Jump to content


  • Matt Beardmore

    Matt Beardmore used to cover sports for ESPN The Magazine and the Chicago Tribune, and contribute to The New York Times Travel section and In Transit blog, but he’d much rather write about a far more important topicbeing a dad.



    Matt Beardmore

    Matt Beardmore used to cover sports for ESPN The Magazine and the Chicago Tribune, and contribute to The New York Times Travel section and In Transit blog, but he’d much rather write about a far more important topicbeing a dad.

    Baby's first flight? Here's what you need to know.

    Sign in to follow this  
    Tips and tricks for flying with a baby, from preparation to gear to bring to how to best navigate the airport.

     

    Traveling can be a pain in the ass. And now, you want to bring along your infant and all the baby paraphernalia that’s transformed your once neat-and-tidy home into something resembling a toy store after a hurricane? I wish you much luck. But while I’m still new at this whole dad thing (not to mention traveling with a baby), I’ve found that with some planning and research, you can steer clear of some of the infant-travel-related headaches, whether your destination is in the States or abroad.

    If traveling internationally, check the U.S. State Department website. Baby in tow or not, it’s good practice to find out if there is a war, conflict or health-related issue where you’re headed. If there are health-related issues, consider immunizations for you and your child(ren). Before we departed to the Dominican Republic, we took our son to Ann & Robert H. Lurie Children’s Hospital travel clinic for his pre-trip shots and travel prescriptions. We couldn’t have been more pleased with our Lurie experience as the travel nurse sat with us for 30-40 minutes and addressed all of our country-specific and travel-related questions.

    Apply for your baby’s passport paperwork well in advance. Check out travel.state.gov for details. You can pay for expedited service if need be.

    Check TSA guidelines. Review the TSA website (TSA.gov) to find out what’s allowed through security (formula, breast milk, etc.), what’s not, and how much of certain products can be taken on board.

    Research child-restraint systems. We didn’t go this route, as we’re going to try to take advantage of as many free flights as we can before our son reaches his second birthday, but if your plan is to take a child safety seat on board, review the FAA website (FAA.gov) first.

    Pack (’N Play) lightly. Our full-size pack ‘n play worked out just fine when we threw it the trunk for our drive to Des Moines, but we didn’t want to drag this along on our flight to the Dominican Republic. We purchased a travel bed that can literally fold up and fit into a backpack. (Be careful with some of the quality of these beds, though: we returned two of them before our trip because they weren’t staying flat on the ground when we placed our son inside.) Another option is a light version of the play yard. The one we bought weighs about half as much as our regular pack ‘n play, and comes with a comfortable shoulder strap for easy carrying. And remember, some resorts/hotels have cribs you can use, so it‘s worth a call ahead.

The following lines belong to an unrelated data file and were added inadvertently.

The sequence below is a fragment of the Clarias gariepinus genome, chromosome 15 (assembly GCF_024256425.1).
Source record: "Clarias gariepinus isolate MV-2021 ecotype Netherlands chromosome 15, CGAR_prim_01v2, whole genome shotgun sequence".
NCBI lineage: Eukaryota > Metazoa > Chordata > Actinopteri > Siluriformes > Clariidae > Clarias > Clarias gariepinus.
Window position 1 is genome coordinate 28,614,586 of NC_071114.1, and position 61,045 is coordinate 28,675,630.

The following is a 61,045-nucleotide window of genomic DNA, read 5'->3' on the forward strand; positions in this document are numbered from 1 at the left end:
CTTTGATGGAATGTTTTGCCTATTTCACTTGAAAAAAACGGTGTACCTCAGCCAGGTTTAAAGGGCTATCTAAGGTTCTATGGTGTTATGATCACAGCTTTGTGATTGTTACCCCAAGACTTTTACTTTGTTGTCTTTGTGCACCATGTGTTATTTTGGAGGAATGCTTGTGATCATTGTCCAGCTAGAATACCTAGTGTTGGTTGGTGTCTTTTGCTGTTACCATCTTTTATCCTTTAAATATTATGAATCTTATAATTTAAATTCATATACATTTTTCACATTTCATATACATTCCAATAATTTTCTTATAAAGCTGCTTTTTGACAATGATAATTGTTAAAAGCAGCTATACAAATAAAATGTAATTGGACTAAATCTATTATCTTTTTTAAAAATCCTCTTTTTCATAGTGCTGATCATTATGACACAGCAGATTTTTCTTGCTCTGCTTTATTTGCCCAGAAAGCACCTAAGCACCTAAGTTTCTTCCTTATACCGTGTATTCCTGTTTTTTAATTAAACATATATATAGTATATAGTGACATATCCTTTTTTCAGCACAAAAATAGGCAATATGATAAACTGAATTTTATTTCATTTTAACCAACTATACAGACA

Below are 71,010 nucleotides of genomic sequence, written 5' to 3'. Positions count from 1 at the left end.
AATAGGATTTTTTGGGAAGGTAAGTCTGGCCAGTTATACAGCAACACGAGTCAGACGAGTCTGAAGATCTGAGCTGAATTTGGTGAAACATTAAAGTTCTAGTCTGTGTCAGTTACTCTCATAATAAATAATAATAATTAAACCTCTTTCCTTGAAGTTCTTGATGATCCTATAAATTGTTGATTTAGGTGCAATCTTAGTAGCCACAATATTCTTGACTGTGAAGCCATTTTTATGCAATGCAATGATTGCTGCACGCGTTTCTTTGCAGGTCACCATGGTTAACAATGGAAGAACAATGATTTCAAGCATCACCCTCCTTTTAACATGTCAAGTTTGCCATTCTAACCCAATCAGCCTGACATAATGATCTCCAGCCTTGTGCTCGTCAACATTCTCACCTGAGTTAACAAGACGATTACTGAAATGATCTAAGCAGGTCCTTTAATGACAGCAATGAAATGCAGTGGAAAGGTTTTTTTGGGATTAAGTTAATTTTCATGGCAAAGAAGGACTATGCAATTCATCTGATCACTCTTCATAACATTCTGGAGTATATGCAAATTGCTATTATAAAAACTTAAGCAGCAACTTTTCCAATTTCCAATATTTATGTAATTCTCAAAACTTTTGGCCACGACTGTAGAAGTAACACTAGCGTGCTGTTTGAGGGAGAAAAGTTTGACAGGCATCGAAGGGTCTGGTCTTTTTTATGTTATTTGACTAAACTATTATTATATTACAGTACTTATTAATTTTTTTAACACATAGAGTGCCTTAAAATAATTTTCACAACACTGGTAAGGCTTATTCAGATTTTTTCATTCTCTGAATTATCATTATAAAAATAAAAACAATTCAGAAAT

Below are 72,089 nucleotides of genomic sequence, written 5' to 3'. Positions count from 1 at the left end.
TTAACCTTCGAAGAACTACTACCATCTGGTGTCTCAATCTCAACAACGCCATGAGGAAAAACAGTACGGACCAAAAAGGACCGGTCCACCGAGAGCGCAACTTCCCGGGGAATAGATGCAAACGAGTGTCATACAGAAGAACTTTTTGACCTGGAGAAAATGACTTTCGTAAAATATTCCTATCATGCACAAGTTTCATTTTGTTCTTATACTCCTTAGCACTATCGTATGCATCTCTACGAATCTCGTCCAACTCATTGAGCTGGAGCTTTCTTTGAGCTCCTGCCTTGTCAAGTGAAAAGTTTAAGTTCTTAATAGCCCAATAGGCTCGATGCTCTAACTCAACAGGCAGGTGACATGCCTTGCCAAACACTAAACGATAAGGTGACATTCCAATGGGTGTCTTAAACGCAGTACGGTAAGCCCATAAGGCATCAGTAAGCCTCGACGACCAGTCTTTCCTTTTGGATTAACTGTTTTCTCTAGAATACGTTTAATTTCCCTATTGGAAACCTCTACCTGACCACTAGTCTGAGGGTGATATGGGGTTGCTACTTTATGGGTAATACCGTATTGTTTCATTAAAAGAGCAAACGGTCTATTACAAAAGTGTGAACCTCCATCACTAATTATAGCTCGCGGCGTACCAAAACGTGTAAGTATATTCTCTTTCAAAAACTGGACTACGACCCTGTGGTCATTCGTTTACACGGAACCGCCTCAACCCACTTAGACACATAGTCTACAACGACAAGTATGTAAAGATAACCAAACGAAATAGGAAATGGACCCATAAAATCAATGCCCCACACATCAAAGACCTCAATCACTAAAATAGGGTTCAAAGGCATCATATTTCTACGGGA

Bring a travel stroller. Our everyday stroller is this Eddie Bauer monstrosity, so we needed a more practical option for our Punta Cana trip. We decided on a 10-pound stroller from ZOE that folds up nice and compact, and it can also double as a cart at the airport. What sold me, though, was that for a few more bucks, ZOE sells a stroller backpack that frees up our hands, which we all know is a good thing when baby is around.

    Use a carrier at the airport. You’ll have to take your baby out when you go through security, but it’s still a good idea. Strapping your baby in a carrier (hopefully) keeps them from getting their hands into everything, and keeps your hands free to maneuver your luggage and have quick and easy access to your travel documents.

    Get to the airport safely. If you don’t want to take CTA, think about using a car/taxi service with car seats. We found a number of Chicago-area services (Going Green Limousine, Ride in Bliss, Windy City Limousine, American Coach Limousine, Uncrabby Cabby) that offer full-size cars and/or SUVs with car seats. Expect to pay a little more for the car seat, but with more peace of mind.

    Related articles:
    5 rules for traveling with caregivers and kids
    How to do Disney World and Disneyland right with kids in tow
    5 family-friendly Midwest vacation spots you can drive to

    Sign in to follow this  

    More related articles

    5 family-friendly Midwest vacation spots you can drive to

    Want a family vacation without the stress of plane travel? Try these Midwest vacation spots in Illinois, Michigan, Wisconsin, Minnesota and Indiana.

    Tips on how to soothe your crying infant

    What's normal, what to expect and how to cope when it comes to infant crying.

    How to do Disney World and Disneyland right with kids in tow

    A Disney veteran dishes on ways to do Disney on a budget and with fewer lines and kid meltdowns.

    I'd rather spend money on family travel than save for college

    It's not that this Chicago dad doesn't want his son to go to college. He just believes that spending money on family travel is a better investment.



  • Join NPN!
    Become a part of our Chicago parenting community. Learn about member benefits and start connecting to other city parents today!

Privacy Policy Membership Terms

© 2021 Neighborhood Parents Network of Chicago

×
×
  • Create New...

Important Information

Thank you for visiting our site. Browsing this site is an acceptance of our We have placed cookies on your device to help make this website better. You can adjust your cookie settings, otherwise we'll assume you're okay to continue. and Terms of Use.